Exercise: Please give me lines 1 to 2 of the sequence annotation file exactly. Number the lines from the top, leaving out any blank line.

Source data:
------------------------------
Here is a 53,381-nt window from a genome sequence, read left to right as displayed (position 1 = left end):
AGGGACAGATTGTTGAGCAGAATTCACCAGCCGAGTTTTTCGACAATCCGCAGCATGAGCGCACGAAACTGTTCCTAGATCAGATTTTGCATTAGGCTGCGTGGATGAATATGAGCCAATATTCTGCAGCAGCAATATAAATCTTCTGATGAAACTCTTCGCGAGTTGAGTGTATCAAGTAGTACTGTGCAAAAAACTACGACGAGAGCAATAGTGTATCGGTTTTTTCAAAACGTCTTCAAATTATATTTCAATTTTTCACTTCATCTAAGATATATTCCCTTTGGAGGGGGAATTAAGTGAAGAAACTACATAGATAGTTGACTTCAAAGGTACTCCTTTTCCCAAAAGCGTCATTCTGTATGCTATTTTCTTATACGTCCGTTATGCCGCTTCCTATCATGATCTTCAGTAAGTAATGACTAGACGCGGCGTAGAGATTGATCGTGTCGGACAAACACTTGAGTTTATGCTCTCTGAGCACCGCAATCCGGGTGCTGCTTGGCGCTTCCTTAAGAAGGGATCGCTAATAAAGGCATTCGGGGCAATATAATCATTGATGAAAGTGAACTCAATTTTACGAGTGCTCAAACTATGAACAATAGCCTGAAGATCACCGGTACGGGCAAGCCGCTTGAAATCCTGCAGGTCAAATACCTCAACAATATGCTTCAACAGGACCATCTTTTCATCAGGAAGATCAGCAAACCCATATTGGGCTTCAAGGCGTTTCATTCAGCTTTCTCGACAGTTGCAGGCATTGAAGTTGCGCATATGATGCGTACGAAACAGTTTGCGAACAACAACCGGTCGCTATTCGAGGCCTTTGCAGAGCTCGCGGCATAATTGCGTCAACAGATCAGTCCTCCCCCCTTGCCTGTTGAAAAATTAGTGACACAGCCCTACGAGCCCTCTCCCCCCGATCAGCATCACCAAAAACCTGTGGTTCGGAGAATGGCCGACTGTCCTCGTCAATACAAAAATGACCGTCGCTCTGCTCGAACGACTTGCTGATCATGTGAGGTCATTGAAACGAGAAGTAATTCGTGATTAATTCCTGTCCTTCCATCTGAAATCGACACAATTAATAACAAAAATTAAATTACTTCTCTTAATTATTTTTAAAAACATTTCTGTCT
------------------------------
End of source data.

Here is a 53,381-nt window from a genome sequence, read left to right as displayed (position 1 = left end):
AGGGACAGATTGTTGAGCAGAATTCACCAGCCGAGTTTTTCGACAATCCGCAGCATGAGCGCACGAAACTGTTCCTAGATCAGATTTTGCATTAGGCTGCGTGGATGAATATGAGCCAATATTCTGCAGCAGCAATATAAATCTTCTGATGAAACTCTTCGCGAGTTGAGTGTATCAAGTAGTACTGTGCAAAAAACTACGACGAGAGCAATAGTGTATCGGTTTTTTCAAAACGTCTTCAAATTATATTTCAATTTTTCACTTCATCTAAGATATATTCCCTTTGGAGGGGGAATTAAGTGAAGAAACTACATAGATAGTTGACTTCAAAGGTACTCCTTTTCCCAAAAGCGTCATTCTGTATGCTATTTTCTTATACGTCCGTTATGCCGCTTCCTATCATGATCTTCAGTAAGTAATGACTAGACGCGGCGTAGAGATTGATCGTGTCGGACAAACACTTGAGTTTATGCTCTCTGAGCACCGCAATCCGGGTGCTGCTTGGCGCTTCCTTAAGAAGGGATCGCTAATAAAGGCATTCGGGGCAATATAATCATTGATGAAAGTGAACTCAATTTTACGAGTGCTCAAACTATGAACAATAGCCTGAAGATCACCGGTACGGGCAAGCCGCTTGAAATCCTGCAGGTCAAATACCTCAACAATATGCTTCAACAGGACCATCTTTTCATCAGGAAGATCAGCAAACCCATATTGGGCTTCAAGGCGTTTCATTCAGCTTTCTCGACAGTTGCAGGCATTGAAGTTGCGCATATGATGCGTACGAAACAGTTTGCGAACAACAACCGGTCGCTATTCGAGGCCTTTGCAGAGCTCGCGGCATAATTGCGTCAACAGATCAGTCCTCCCCCCTTGCCTGTTGAAAAATTAGTGACACAGCCCTACGAGCCCTCTCCCCCCGATCAGCATCACCAAAAACCTGTGGTTCGGAGAATGGCCGACTGTCCTCGTCAATACAAAAATGACCGTCGCTCTGCTCGAACGACTTGCTGATCATGTGAGGTCATTGAAACGAGAAGTAATTCGTGATTAATTCCTGTCCTTCCATCTGAAATCGACACAATTAATAACAAAAATTAAATTACTTCTCTTAATTATTTTTAAAAACATTTCTGTCT